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Topic: Monarch Butterfly

This topic contains 1 reply, has 408 voices, and was last updated by Profile photo of marigold marigold 7 years, 5 months ago.

On marigold wrote:

I didn’t know this about the monarch. Pretty cool read, they are remarkable little creatures. 8)


Each adult butterfly lives only about four to five weeks. But one of the many wonders of the Monarchs is the annual creation of a unique \"Methuselah generation.\" As autumn approaches in their sites of migratory origin, a very special generation of butterflies is born. Unlike their parents, grandparents, great-grandparents, and great-great-grandparents — all of whom had ephemeral lives measured only in weeks — these migratory butterflies survive seven or eight months. In human terms, given our average life span of 75 years, this would be like having children who lived to be 525 years old!

This generation performs the incredible feat of flying from Canada and the United States to the center of Mexico — after which they begin the northward journey again. Once they reach the United States, a kind of relay race begins: their short-lived offspring, with only four or five weeks to live, continue making the trek northward over several generations.

The Monarch of Migration

Of all migrations by small creatures, few are as astonishing as the one performed by the Monarch butterfly. The embodiment of fragility, these insects travel between 1,200 and 2,800 miles or more between their starting and ending points — a feat without parallel. What is even more remarkable is that the ones that return to the places where Monarchs hibernate have never been there before. These are the great-great-great-grandchildren of those that performed the intrepid journey from southeast Canada and the United States to central Mexico.

Like several species of birds, bats and whales, the Monarch butterfly of Canada and the United States migrates to places where the climate is less extreme. Winters are too cold in the places where the butterflies reproduce; Monarchs would not be able to withstand either heavy snowfall or the lack of plants on which larval caterpillars feed. As such, the Monarch heads south each fall, where it will stand a greater chance of survival-as well as the chance to \"return\" to reproductive sites in North America and give rise to future generations of reproductive adults that will complete the annual cycle.

The Monarch butterflies that migrate southward in the autumn are guided by the sun’s orbit as they travel through North America. Even on cloudy days they stay on track thanks to an internal biological compass that functions according to the movement of the sun.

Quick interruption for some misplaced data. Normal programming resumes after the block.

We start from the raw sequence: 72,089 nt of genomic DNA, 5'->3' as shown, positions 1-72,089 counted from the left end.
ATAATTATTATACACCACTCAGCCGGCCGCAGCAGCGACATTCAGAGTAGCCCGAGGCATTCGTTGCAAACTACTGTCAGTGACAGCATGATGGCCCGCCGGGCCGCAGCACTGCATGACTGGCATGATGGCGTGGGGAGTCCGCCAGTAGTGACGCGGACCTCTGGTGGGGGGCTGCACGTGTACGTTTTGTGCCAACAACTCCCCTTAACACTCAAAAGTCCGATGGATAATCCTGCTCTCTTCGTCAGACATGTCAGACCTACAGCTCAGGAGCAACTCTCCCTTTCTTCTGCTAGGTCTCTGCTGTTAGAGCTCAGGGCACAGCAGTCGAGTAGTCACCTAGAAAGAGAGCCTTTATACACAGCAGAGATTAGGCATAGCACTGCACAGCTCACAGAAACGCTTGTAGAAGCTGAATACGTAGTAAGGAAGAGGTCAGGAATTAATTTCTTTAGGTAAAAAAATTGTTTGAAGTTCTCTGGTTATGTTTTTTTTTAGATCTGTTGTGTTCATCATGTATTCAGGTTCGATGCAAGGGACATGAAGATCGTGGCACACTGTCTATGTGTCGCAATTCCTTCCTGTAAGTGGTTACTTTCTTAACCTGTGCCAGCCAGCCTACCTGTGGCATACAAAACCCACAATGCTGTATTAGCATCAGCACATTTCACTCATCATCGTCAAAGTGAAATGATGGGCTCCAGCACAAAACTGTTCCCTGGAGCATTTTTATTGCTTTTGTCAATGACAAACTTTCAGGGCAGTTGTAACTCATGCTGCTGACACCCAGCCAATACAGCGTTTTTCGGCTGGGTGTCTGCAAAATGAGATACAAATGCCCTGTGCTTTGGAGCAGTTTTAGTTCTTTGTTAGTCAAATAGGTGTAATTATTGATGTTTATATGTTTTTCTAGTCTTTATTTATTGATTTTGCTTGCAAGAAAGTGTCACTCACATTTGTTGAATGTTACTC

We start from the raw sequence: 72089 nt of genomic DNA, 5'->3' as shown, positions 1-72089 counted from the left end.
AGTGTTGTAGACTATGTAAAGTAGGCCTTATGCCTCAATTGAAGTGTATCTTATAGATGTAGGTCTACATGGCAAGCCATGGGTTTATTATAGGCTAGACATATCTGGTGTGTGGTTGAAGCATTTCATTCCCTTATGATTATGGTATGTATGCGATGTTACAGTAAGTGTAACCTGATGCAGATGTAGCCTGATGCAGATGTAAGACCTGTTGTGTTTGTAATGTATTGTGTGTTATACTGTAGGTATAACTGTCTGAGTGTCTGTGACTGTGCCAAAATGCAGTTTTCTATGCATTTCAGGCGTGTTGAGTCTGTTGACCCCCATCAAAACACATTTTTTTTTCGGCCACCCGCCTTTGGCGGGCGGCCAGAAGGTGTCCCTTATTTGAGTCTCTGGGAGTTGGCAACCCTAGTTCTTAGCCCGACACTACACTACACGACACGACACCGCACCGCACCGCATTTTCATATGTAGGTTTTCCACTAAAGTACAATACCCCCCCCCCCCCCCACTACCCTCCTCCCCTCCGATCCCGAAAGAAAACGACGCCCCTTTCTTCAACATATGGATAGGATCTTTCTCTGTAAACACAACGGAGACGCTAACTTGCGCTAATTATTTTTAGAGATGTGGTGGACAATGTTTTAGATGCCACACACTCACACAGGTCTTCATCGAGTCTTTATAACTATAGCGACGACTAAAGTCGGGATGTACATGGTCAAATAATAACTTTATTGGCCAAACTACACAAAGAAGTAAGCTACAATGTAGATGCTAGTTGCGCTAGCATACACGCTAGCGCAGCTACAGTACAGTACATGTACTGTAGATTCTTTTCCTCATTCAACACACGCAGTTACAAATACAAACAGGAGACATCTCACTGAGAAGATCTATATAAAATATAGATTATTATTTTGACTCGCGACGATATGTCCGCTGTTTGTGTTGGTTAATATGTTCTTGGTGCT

The migration moves at a pace of about almost 50 miles a day, though there are some butterflies that have flown up to 80 miles in a day. Throughout the migration, they continue to store and replenish energy each day by extracting nectar from flowers they encounter along the way. But the butterflies also suffer from illnesses and infections that can be fatal, and must face other dangers including bad weather, predation by birds during hibernation, and big losses in the population due to winter storms.

At the end of October and the beginning of November, after traveling two months, the butterflies settle into hibernation colonies in the mountains of central Mexico, where the States of Mexico and Michoacan meet. There they will spend the winter hibernating.

From mid-November until mid-February, the Monarchs’ hibernation colonies remain relatively stable. During the second half of February, when temperatures rise and humidity decreases in the forests, the butterflies come down from the slopes to mate. And the butterflies that survive the hibernation in Mexico return in the spring to the southern United States.

http://www.worldwildlife.org/species/fi … flies.html

in my time of dying
Profile photo of marigold
On marigold wrote:

wow that’s quite a journey – we have monarch butterflies here, but they don’t migrate at all. Maybe a few kilometres. Lots of people plant milkweed/swan plants as it is the favourite food of the caterpillars.

That article doesn’t mention that there are 10s of thousands of butterflies that end up in Mexico – like a swarm.


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